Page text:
miércoles, 9 de abril de 2008


It is a post World War I cultural movement that appeared in visual arts, Literature (mainly poetry), Theatre and Graphic design. It was a protest against the barbarism of the War. Dadaists believed War was an oppressive intellectual rigidity in both: Art and everyday society.
Dadaist works are characterized by its deliberate irrationality and the rejection of the prevailing standards of art. It influenced on later movements including Surrealism.

According to its proponents, Dadá was not art, it was anti-Art. For everything that art stood for, Dadá was to represent the opposite. Dadça supposed that where art was concerned with aesthetics, Dadá ignored them. If art is to have at least an implicit or latent message, Dada strives to have no meaning. If art is to appeal to sensibilities, Dadá offends.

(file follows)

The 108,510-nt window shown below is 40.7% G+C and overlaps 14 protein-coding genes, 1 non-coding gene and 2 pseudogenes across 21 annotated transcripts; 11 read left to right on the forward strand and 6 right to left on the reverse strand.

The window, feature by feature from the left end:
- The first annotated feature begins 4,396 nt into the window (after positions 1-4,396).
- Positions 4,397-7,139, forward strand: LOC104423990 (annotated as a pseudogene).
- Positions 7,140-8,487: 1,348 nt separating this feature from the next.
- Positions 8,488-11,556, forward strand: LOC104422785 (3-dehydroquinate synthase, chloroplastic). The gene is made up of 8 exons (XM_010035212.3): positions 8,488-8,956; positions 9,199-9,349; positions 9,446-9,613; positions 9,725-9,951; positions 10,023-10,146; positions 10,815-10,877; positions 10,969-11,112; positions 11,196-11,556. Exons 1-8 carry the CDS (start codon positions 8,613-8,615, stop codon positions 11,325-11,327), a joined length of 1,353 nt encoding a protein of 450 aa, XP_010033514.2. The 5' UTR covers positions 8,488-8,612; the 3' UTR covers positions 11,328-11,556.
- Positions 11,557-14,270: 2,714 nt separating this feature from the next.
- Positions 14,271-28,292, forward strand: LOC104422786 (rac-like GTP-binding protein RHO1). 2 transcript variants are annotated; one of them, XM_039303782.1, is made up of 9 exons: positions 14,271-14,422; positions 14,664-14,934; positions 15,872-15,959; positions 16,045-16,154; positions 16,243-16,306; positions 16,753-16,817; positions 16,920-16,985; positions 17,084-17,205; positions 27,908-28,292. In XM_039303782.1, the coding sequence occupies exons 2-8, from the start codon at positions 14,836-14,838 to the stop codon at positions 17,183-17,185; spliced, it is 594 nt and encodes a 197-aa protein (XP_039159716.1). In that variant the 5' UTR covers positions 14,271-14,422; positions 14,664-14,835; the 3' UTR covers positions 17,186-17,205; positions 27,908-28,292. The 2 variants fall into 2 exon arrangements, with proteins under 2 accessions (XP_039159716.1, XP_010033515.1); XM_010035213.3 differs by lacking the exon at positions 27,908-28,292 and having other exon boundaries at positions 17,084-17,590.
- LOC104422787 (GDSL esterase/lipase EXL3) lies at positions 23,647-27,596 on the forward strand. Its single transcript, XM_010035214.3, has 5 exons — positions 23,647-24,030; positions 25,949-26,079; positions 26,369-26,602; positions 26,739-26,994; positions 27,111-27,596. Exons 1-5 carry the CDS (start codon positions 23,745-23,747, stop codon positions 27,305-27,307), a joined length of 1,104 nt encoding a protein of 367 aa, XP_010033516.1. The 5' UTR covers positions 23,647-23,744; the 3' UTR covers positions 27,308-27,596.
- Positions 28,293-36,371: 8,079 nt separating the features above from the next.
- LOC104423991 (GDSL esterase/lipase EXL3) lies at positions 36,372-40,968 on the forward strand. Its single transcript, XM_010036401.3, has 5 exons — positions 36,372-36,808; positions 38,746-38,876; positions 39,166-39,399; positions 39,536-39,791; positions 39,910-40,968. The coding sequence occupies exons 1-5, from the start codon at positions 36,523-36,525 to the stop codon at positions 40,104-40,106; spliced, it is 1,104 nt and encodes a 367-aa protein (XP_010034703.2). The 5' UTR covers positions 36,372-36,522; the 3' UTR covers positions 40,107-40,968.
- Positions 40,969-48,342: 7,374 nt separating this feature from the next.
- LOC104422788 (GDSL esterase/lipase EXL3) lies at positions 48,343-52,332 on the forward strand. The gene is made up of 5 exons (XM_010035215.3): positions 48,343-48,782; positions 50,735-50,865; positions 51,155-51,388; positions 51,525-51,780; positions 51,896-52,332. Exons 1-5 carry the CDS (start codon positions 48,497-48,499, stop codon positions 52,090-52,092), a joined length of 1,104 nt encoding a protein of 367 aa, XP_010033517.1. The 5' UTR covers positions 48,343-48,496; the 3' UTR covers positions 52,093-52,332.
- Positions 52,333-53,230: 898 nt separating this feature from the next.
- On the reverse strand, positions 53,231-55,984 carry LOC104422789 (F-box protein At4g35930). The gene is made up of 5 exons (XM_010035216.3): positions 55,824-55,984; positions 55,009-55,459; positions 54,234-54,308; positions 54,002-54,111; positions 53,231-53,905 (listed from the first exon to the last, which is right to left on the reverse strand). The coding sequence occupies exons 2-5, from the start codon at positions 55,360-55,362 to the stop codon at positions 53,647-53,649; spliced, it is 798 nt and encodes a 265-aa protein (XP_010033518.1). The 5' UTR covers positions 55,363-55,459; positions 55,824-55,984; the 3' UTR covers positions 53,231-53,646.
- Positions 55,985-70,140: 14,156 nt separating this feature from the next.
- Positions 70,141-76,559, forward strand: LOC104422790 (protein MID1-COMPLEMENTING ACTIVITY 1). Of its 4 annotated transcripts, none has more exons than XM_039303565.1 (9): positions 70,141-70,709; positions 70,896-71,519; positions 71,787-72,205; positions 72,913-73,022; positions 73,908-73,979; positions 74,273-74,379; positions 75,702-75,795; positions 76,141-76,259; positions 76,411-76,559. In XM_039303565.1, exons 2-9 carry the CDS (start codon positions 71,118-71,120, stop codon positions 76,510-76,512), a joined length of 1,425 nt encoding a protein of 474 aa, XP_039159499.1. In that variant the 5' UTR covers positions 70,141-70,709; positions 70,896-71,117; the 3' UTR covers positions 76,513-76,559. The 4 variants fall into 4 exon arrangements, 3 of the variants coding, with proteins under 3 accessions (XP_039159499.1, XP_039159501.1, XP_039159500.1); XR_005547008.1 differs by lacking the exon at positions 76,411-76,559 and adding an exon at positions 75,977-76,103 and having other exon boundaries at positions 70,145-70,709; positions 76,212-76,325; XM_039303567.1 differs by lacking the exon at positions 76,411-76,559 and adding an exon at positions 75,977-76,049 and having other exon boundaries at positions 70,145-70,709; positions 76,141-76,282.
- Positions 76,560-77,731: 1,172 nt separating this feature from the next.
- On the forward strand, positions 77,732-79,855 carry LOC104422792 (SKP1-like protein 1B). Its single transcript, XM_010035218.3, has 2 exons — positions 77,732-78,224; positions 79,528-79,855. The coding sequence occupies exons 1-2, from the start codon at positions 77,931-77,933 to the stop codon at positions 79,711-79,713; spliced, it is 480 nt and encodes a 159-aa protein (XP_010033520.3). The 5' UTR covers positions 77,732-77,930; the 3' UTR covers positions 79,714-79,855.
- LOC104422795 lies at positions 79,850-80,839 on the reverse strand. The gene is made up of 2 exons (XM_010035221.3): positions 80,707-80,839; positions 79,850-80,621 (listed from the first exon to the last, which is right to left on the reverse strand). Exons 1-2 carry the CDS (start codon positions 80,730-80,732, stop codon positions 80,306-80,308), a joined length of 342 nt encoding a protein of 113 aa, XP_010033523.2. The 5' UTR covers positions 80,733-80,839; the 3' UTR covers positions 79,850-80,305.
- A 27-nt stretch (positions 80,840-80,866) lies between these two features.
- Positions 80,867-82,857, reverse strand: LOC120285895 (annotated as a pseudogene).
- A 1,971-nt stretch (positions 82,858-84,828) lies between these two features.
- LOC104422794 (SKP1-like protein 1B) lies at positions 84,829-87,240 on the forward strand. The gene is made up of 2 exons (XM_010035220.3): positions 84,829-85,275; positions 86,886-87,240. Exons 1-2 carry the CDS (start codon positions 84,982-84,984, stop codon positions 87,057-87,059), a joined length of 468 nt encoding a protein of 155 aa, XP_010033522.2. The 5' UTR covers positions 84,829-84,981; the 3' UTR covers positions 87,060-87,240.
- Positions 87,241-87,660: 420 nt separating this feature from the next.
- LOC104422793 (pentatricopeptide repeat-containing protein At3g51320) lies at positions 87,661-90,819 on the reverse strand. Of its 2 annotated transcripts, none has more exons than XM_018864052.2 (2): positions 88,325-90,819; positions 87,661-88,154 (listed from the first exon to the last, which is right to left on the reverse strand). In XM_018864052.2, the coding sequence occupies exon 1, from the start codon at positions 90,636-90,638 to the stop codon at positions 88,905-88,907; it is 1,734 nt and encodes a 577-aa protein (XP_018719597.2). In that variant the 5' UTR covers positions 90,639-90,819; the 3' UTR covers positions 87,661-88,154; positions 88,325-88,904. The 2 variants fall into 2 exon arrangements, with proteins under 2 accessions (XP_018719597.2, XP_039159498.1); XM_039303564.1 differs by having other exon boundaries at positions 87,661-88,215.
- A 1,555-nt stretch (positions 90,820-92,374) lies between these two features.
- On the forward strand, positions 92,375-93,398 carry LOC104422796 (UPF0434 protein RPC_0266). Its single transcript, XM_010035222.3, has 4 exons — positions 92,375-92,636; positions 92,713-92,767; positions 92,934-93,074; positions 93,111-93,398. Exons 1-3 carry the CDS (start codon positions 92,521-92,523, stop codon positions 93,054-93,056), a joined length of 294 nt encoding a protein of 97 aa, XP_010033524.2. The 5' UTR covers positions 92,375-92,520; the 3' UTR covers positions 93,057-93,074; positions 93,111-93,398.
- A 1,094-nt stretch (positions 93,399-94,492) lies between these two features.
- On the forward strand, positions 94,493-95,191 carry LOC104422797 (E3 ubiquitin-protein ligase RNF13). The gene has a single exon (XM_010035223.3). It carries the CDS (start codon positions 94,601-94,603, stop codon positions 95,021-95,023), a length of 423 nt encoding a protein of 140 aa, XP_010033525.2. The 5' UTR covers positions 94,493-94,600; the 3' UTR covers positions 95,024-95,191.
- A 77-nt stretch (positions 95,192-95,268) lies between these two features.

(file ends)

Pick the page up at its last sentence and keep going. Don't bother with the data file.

Interpretation of Dadá is dependent entirely on the viewer.This movement was highly influential in Modern Art. It became a commentary on art and the world, thus becoming art itself.

The artists had become disillusioned by Art, Art History and History in general. Many of them were veterans of World War I. They had grown cynical of humanity after seeing what men were capable of doing to each other on the battlefields of Europe. Members of the movement were: Hans Arp, Marcel Duchamp, Francis Picabia, Marx Ernst, Man Ray, Kurt Schwitters.

They became attracted to a nihilistic view of the world. They thought that nothing mankind had achieved was worthwhile, not even Art. They created an Art in which chance and randomness formed the basis of creation. The basis of Dadá is nonsense. With the order of the world destroyed by World War I, Dadáa was a way to express the confusion that was felt by many people as their own world was turned upside down.

They took normal objects but they put them in such a way that they were completely useless.These objects received the name of `ready made´. In paintings they tend to glue objects to the images, making of everything a kind of machine, something mechanic, no human.

No hay comentarios: